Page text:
Ernie Els has a Price on his head at Loch Lomond – or more accurately a pair of them on his tail – when he ventures out for the weekend with a four stroke lead in The Barclays Scottish Open after backing up his opening 64 with an impressive 67.
The South African’s 11 under par total of 131 gives him a handy cushion over Welshman Phillip Price, last week’s Smurfit European Open champion, and his namesake, Terry, from Australia. Both men shot three under par rounds of 68 to finish a wet and windswept day on 135.
Els, a proven front runner, admitted he was close to playing his best golf, in stark contrast to 12 months ago when he could hardly hit his hat, barely made the cut then went on to reach the pinnacle of his career by landing the Open Golf Championship the following week.
However there is no disputing the class of the ‘Big Easy’, who won twice on the US PGA Tour to launch 2003 and followed that up with victories in the Heineken Classic and the Johnnie Walker Classic on The European Tour International Schedule.
“I’ve put myself in a pretty nice position at the moment. Two good days, considering the weather conditions but there are still two days to go. I’ve been in this position quite a few times before so I know what I have to do. I’ve got to keep going and try to broaden my lead.”
Els won the title three years ago but was unable to prevent Tiger Woods walking away with the Claret Jug at St Andrews. However he doesn’t feel that the demands of being at the sharp end of the tournament will perturb him over the next 36 holes.
“I’ve been playing close to my best and that’s a good sign. This is an independent tournament on its own. It’s the Scottish Open and I will play as hard as I can over the weekend. Is it going to take something out of me? I don’t particularly care right now.
“At the start of the year I did all these miles and won tournaments around the world . If that didn’t take it all out of me I don’t think this will so I don’t want to worry about that.”
Els made one birdie all day while Phillip Price made only two and his 68 gets him into the final group with the World Number Two in the third round. It was, he said, a “struggle” on the front nine but he cooked up a tasty morsel for desserts – an inward nine which contained three birdies over the closing five holes, the highlight being a tee shot to five feet at the 17th.
Asked to explain why is playing so well, Price hazarded a guess that his putting was the key. He said: “I played quite well for most of the year and putted quite averagely. The way I am putting now has made a big difference because it means I am getting a bit of momentum going.”
Now Price has an opportunity to win back-to-back title and move closer to Els at the top of the Volvo Order of Merit. But first, he has to overcome the player who has led that particular race for much of the season. He added: “I think winning depends on Ernie. If he starts playing fantastic golf then I think we have all got our work cut out if he doesn’t and I turn up my game a little bit, then who knows?”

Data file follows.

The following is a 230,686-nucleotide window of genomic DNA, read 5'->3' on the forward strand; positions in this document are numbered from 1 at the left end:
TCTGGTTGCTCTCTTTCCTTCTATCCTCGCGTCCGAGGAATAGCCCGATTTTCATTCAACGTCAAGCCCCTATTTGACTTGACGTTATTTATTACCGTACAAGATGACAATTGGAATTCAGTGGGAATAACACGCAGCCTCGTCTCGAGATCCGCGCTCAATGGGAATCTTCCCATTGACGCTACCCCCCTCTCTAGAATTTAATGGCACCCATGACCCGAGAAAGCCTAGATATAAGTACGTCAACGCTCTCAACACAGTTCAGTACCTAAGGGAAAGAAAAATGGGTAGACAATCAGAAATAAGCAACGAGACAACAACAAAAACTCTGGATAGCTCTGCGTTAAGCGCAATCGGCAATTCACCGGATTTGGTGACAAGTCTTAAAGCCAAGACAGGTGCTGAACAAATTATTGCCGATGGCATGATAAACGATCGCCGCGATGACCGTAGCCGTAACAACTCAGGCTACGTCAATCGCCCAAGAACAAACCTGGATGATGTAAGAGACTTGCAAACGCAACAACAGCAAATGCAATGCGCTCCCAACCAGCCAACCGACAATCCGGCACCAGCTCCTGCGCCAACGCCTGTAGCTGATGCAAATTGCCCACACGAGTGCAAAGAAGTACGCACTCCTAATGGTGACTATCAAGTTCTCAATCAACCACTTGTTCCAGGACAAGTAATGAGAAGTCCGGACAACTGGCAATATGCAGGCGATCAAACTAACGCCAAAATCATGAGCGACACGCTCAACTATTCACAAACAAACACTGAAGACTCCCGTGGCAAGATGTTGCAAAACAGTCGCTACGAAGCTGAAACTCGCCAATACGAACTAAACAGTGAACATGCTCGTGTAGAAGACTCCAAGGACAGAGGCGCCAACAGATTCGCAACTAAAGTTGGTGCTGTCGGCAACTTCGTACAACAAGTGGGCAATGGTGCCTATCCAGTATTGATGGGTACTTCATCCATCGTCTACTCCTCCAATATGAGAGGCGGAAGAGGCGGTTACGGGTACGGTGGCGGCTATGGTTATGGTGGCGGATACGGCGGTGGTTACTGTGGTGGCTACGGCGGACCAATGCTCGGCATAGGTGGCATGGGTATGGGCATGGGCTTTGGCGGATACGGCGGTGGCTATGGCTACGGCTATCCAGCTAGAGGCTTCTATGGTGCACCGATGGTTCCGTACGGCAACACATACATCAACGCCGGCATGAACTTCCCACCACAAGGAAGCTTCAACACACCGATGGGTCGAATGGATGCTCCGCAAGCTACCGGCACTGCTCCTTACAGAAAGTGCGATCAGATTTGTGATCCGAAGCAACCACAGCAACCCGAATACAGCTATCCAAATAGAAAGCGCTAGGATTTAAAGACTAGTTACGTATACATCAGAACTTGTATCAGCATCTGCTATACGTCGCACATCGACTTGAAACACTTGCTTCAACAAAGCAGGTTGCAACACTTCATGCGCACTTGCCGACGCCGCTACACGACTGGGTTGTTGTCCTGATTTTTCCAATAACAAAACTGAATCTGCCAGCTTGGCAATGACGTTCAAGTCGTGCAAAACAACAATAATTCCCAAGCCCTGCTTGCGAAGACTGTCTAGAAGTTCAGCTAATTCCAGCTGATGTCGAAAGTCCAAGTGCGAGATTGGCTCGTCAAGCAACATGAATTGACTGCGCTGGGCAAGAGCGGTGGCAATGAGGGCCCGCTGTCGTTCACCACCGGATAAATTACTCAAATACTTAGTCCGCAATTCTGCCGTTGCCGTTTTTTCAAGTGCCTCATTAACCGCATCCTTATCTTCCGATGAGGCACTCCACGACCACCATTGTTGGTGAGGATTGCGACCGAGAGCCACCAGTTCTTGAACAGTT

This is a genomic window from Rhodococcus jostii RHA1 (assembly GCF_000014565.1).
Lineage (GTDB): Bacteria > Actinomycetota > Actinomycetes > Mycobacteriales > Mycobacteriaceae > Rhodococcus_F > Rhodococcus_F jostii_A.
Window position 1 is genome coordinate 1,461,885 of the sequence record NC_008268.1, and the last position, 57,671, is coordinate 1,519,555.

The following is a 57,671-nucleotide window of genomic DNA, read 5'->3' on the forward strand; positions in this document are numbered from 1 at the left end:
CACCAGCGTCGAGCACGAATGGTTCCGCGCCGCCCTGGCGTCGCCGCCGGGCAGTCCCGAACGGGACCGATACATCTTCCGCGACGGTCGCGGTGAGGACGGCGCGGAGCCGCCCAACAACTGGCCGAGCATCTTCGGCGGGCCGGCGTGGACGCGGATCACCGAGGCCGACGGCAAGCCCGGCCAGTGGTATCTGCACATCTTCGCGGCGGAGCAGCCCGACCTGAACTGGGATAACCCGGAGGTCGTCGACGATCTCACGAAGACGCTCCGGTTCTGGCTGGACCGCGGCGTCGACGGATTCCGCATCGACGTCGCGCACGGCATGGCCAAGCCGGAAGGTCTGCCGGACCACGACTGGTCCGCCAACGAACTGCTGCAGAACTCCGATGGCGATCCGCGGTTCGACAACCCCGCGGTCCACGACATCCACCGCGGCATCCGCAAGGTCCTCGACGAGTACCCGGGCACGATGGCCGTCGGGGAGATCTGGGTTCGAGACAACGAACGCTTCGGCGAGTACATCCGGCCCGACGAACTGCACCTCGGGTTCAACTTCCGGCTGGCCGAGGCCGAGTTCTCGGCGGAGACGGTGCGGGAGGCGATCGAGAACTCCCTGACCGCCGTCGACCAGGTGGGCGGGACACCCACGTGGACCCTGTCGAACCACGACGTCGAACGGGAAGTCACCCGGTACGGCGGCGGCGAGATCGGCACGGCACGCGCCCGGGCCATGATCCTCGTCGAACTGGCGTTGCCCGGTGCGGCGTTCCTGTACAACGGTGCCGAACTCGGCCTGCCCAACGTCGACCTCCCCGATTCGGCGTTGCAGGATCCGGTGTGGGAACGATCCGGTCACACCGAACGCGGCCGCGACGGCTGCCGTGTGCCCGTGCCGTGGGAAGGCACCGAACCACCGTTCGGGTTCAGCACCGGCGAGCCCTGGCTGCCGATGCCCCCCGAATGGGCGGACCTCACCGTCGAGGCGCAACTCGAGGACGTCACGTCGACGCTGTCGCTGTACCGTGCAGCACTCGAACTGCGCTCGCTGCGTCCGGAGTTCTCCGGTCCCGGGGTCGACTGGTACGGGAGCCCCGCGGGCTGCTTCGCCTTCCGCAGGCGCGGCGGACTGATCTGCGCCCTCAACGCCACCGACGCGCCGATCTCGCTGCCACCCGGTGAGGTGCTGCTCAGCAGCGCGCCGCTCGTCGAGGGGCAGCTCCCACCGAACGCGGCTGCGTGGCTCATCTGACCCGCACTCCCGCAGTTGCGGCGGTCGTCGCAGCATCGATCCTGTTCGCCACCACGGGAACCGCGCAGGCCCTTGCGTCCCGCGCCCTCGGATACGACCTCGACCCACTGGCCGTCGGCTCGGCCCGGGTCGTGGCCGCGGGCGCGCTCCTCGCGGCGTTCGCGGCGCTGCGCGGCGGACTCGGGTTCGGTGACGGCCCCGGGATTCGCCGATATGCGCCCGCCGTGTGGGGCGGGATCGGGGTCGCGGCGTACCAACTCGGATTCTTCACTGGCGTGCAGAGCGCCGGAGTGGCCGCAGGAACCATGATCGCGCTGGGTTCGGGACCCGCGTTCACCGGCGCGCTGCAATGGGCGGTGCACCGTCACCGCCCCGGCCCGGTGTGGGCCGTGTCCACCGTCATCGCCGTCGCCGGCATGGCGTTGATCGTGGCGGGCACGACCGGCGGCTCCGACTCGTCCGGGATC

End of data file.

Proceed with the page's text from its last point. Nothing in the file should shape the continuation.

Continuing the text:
The other Price – Terry – also has an opportunity to catch Els, although he did concede that the field appeared to be “just trying to hang onto his coat tails” at the moment. Victory for the 42 year old Australian would be especially poignant, as he has only just resumed playing after the death of his father.
“I have had a disrupted few weeks with my father passing away and I haven’t had much golf under my best. I am now trying to regain a bit of the momentum again and I’m in a good position going into the weekend. It’s not really a surprise. I’ve been playing well tee to green but my putting is much better since doing a little bit of work with Harold Swash.”
Lying in fourth place is another South African, Tim Clark, who has already seen Els’s awesome power at close quarters when the pair played a quiet practice round together on Tuesday. Clark, the 2002 South African Airways Open champion, compiled a solid 68 for a six under par total of 136.
Like the remainder of the chasing pack, he knows Els is the man to beat over the weekend. He commented: “I played with him in practice and he is just hitting it so well. Long and straight and his irons are on the flag on every hole. But it is a course where if you need to play well you can come out and shoot a 64 or 65.”
Welshman Bradley Dredge shot a 68 for fifth place on 137, one in front of two players who also fired a 68, Australian Peter Lonard and England’s Ian Poulter, and South African Martin Maritz (71).
Past champion Colin Montgomerie made the cut on one under par after a 70, while two other past winners, Thomas Björn of Denmark and England’s Lee Westwood, will also play two more rounds on level par and one over par respectively. It was also a tight squeeze for the defending champion, Eduardo Romero. The Argentinian eagled the 14th on his way to a round of 73, just surviving the axe along with 78 others on 147, three over.